What are the criticisms of the WTO?

Criticism range from farmers and labor groups that accuse the WTO of focusing too narrowly on corporate interests to environmentalists who worry about deregulation to U.S. policymakers who allege that the institution has failed to handle Chinese abuses. The primary concerns include:

Intellectual property. The WTO’s intellectual property agreement, Trade-Related Aspects of Intellectual Property Rights (TRIPS), draws criticism from experts who have argued that WTO rules on drug patents have limited access to medicines in poorer countries. The WTO says that enforcing patent protections is central to expanding global trade.

Sovereignty and regulation. Other critics say WTO rules overrule national sovereignty, and in doing so erode environmental and labor protections. Environmental groups have criticized WTO decisions on genetically modified foods, as well as recent WTO rulings against what it considers discriminatory environmental labeling, as in the case of U.S. dolphin-safe labeling. Labor unions in the United States argue that the WTO is inadequate for protecting U.S. wages from being undercut by unfair labor practices abroad, alleging, for instance, that China violates basic workers’ rights to lower the cost of its exports. Developing countries counter that attempts to address labor standards at the WTO are a form of protectionism in disguise.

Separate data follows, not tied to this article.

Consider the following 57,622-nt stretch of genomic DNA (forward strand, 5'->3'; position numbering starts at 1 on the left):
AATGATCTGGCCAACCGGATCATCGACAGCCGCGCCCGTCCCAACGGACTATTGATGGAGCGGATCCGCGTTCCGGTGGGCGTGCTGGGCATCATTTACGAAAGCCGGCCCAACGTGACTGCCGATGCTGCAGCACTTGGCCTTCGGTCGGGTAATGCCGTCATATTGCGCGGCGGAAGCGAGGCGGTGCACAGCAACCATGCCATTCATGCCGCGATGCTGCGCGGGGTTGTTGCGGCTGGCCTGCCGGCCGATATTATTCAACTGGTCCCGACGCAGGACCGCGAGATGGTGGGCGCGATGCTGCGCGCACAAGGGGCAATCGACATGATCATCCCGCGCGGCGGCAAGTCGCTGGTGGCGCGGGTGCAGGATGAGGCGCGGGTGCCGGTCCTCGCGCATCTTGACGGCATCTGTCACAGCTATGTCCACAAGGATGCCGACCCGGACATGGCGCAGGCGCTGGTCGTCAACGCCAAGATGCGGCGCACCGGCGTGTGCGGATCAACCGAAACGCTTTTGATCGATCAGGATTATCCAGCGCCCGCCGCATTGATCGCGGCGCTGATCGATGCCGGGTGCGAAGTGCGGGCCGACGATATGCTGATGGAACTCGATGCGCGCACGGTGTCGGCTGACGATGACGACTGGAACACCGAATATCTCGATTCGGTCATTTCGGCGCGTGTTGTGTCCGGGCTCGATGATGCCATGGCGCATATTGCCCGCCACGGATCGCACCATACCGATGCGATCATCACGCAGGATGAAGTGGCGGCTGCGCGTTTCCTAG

Trump has been a vociferous critic of Chinese state-led development policy.

Import competition. Some economists allege that by promoting imports and encouraging firms to move their operations abroad, WTO-led tariff reductions hurt U.S. jobs and wages. The Economic Policy Institute’s Robert E. Scott and Will Kimball estimate that China’s entrance into the WTO in 2001 led to the loss of more than three million U.S. jobs, as U.S. firms were forced to compete with China’s much cheaper imports. Some estimates find [PDF] a smaller, but still substantial, loss of around two million jobs, while other experts contend that technological changes, not China, were responsible for those losses. Trade proponents including Dartmouth College economist Douglas Irwin say that increased trade with China benefited the U.S. economy by lowering prices, increasing productivity, and expanding exports.

Response to China. Trump has been a vociferous critic of Chinese state-led development policy, arguing that while the United States has adhered to global trade rules, other countries—primarily China—have gained an advantage by ignoring them. CFR’s Alden says that Washington and its allies “did too little for too long,” failing to confront China’s abuses at the WTO.

What are the alternatives to the WTO system?

Even with Doha stalled, WTO talks have continued on what are known as plurilateral negotiations, or agreements among subsets of WTO members. Plurilateral deals are easier to negotiate, as they focus on narrower issues and not all members are bound by their terms.